And welcome to back to my blog that I have neglected for another month. But I’m back (I think), so let’s discuss If Beale Street Could Talk!
IMDb summary: A woman in Harlem embraces her pregnancy while she and her family struggle to prove her fiancé innocent of a crime.
- If Beale Street Could Talk is Barry Jenkins’ follow-up to his Oscar-winner Moonlight (remember that La La Land debacle? What a time). The film is based on the book of the same name by James Baldwin. The film is also dedicated to the author. For once, I’m actually somewhat familiar with the source material: while I haven’t read the exact book the movie is adapting, I absolutely loved Baldwin’s novel ‘Giovanni’s Room’. One of my all-time favourites.
- I really liked the writing for the movie. I loved how Jenkins managed to tell such a tragic story in such a heartwarming way. If Beale Sreet Could Talk was a romance above anything else: the tragedy and the drama came second and love was the message. Such an emotional response lent a lot to the structure of the film and the clever way Jenkins positioned the narrative non-linearly.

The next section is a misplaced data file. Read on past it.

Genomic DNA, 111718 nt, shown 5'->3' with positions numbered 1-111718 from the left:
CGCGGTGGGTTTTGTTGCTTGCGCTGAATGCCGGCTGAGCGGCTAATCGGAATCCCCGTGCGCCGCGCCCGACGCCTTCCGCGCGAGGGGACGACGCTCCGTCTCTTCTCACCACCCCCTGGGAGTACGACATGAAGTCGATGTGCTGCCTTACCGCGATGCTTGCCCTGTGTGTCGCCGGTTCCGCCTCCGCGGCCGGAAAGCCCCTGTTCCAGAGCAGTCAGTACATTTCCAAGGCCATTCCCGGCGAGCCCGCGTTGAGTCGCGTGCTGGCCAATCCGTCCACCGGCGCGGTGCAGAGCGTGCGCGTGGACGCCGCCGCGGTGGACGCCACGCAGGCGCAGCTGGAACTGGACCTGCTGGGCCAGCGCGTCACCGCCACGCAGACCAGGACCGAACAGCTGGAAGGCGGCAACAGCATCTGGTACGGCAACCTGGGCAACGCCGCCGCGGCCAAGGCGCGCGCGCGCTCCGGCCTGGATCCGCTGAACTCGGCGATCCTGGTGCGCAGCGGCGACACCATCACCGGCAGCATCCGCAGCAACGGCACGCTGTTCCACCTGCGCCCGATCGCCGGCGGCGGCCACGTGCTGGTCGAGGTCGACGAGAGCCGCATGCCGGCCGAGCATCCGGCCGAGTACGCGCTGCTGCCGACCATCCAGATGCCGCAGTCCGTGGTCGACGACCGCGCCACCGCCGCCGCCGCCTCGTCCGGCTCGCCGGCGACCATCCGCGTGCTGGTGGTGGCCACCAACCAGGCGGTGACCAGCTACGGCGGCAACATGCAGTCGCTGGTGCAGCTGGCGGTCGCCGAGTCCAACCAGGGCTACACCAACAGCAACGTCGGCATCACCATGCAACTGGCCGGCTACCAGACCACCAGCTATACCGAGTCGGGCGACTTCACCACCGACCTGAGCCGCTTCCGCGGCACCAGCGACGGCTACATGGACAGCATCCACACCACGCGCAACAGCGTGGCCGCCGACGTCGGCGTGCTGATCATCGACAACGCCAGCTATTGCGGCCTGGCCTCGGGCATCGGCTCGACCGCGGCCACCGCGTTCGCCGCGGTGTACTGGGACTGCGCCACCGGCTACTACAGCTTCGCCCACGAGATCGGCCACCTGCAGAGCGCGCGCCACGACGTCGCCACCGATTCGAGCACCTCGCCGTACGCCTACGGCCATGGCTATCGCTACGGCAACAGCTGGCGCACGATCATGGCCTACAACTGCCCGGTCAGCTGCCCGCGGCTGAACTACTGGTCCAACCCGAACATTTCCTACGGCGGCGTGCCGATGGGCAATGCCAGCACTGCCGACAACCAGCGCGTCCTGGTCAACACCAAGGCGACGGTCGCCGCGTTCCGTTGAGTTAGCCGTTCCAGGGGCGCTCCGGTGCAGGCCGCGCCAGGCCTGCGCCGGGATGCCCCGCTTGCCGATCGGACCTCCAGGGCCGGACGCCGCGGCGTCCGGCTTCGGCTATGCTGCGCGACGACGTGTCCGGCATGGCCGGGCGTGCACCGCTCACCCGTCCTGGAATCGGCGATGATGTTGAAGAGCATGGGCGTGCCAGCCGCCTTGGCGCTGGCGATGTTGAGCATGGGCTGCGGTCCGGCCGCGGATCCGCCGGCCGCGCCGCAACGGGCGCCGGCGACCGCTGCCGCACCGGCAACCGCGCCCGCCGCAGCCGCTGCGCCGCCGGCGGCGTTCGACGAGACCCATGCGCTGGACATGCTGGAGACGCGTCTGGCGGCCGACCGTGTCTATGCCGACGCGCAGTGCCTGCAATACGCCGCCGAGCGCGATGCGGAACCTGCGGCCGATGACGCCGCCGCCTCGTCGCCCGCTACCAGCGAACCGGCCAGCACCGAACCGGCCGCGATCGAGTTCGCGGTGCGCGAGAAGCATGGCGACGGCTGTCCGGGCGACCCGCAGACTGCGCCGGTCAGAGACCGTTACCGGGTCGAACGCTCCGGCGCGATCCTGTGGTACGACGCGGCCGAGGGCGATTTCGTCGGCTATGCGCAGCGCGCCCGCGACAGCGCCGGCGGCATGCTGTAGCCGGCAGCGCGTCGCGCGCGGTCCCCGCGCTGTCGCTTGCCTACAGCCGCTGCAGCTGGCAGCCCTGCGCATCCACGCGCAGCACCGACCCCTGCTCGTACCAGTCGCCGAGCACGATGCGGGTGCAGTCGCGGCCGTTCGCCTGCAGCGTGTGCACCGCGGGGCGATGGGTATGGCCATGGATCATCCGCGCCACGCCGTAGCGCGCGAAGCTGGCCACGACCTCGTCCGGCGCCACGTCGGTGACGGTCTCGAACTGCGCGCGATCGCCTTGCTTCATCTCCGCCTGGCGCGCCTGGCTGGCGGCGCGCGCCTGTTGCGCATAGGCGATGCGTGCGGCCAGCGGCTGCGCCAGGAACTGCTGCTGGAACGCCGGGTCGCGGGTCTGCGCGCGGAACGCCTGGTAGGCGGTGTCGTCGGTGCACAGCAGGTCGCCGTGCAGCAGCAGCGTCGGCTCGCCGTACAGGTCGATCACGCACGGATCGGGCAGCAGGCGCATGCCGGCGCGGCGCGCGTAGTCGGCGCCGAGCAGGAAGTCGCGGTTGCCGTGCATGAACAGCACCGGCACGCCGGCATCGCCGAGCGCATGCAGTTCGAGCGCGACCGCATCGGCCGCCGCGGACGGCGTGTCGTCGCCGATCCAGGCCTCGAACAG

- I also loved the mixture of realism and poetics in his directing of the film. The two styles corresponded to the two topical concepts (poetics and love vs tragedy and realism).
- The movie was a bit slow but engaging. The slow-moving camera showcased the carefulness and care with which this movie was crafted.
- A lot of the film’s success is due to the performances by the cast: the two leads – KiKi Layne and Stephan James – portrayed their respective characters with such innocence and freshness and yet there was also an overlying feeling of sophistication. Regina King and Colman Domingo shined in supporting roles. Dave Franco, Diego Luna, Ed Skrein, and Pedro Pascal make cameo appearances.
In short, If Beale Street Could Talk is a realistically poetical or poetically realistic romantic drama that will break and glue your heart back together multiple times throughout the 2h runtime.
Trailer: If Beale Street Could Talk trailer